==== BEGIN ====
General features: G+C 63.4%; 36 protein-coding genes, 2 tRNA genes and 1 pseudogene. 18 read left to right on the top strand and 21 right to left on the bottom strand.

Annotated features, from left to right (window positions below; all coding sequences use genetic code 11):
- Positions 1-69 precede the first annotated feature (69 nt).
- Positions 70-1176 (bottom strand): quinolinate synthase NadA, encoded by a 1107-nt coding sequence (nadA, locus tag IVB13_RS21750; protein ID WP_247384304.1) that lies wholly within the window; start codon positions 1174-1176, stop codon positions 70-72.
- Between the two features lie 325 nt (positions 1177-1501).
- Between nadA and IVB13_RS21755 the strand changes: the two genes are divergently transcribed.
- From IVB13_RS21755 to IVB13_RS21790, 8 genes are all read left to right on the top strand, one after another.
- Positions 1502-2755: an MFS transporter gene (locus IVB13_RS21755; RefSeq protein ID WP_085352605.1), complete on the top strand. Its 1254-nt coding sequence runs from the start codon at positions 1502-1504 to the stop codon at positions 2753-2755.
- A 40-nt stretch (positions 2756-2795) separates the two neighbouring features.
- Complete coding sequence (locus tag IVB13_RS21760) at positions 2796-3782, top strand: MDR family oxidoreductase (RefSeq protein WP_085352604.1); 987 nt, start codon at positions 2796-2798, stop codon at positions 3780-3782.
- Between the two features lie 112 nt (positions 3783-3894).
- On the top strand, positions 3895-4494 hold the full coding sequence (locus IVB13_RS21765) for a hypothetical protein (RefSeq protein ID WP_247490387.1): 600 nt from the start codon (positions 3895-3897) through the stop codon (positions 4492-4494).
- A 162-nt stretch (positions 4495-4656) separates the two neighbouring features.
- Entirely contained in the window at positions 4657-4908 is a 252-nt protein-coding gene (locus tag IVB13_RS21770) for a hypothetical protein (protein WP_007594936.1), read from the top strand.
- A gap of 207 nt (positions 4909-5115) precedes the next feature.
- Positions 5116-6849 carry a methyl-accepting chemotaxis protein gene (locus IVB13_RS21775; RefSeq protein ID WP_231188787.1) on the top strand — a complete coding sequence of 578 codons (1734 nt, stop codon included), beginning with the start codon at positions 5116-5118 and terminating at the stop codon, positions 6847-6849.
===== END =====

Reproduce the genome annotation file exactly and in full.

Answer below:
General features: G+C 63.4%; 36 protein-coding genes, 2 tRNA genes and 1 pseudogene. 18 read left to right on the top strand and 21 right to left on the bottom strand.

Annotated features, from left to right (window positions below; all coding sequences use genetic code 11):
- Positions 1-69 precede the first annotated feature (69 nt).
- Positions 70-1176 (bottom strand): quinolinate synthase NadA, encoded by a 1107-nt coding sequence (nadA, locus tag IVB13_RS21750; protein ID WP_247384304.1) that lies wholly within the window; start codon positions 1174-1176, stop codon positions 70-72.
- Between the two features lie 325 nt (positions 1177-1501).
- Between nadA and IVB13_RS21755 the strand changes: the two genes are divergently transcribed.
- From IVB13_RS21755 to IVB13_RS21790, 8 genes are all read left to right on the top strand, one after another.
- Positions 1502-2755: an MFS transporter gene (locus IVB13_RS21755; RefSeq protein ID WP_085352605.1), complete on the top strand. Its 1254-nt coding sequence runs from the start codon at positions 1502-1504 to the stop codon at positions 2753-2755.
- A 40-nt stretch (positions 2756-2795) separates the two neighbouring features.
- Complete coding sequence (locus tag IVB13_RS21760) at positions 2796-3782, top strand: MDR family oxidoreductase (RefSeq protein WP_085352604.1); 987 nt, start codon at positions 2796-2798, stop codon at positions 3780-3782.
- Between the two features lie 112 nt (positions 3783-3894).
- On the top strand, positions 3895-4494 hold the full coding sequence (locus IVB13_RS21765) for a hypothetical protein (RefSeq protein ID WP_247490387.1): 600 nt from the start codon (positions 3895-3897) through the stop codon (positions 4492-4494).
- A 162-nt stretch (positions 4495-4656) separates the two neighbouring features.
- Entirely contained in the window at positions 4657-4908 is a 252-nt protein-coding gene (locus tag IVB13_RS21770) for a hypothetical protein (protein WP_007594936.1), read from the top strand.
- A gap of 207 nt (positions 4909-5115) precedes the next feature.
- Positions 5116-6849 carry a methyl-accepting chemotaxis protein gene (locus IVB13_RS21775; RefSeq protein ID WP_231188787.1) on the top strand — a complete coding sequence of 578 codons (1734 nt, stop codon included), beginning with the start codon at positions 5116-5118 and terminating at the stop codon, positions 6847-6849.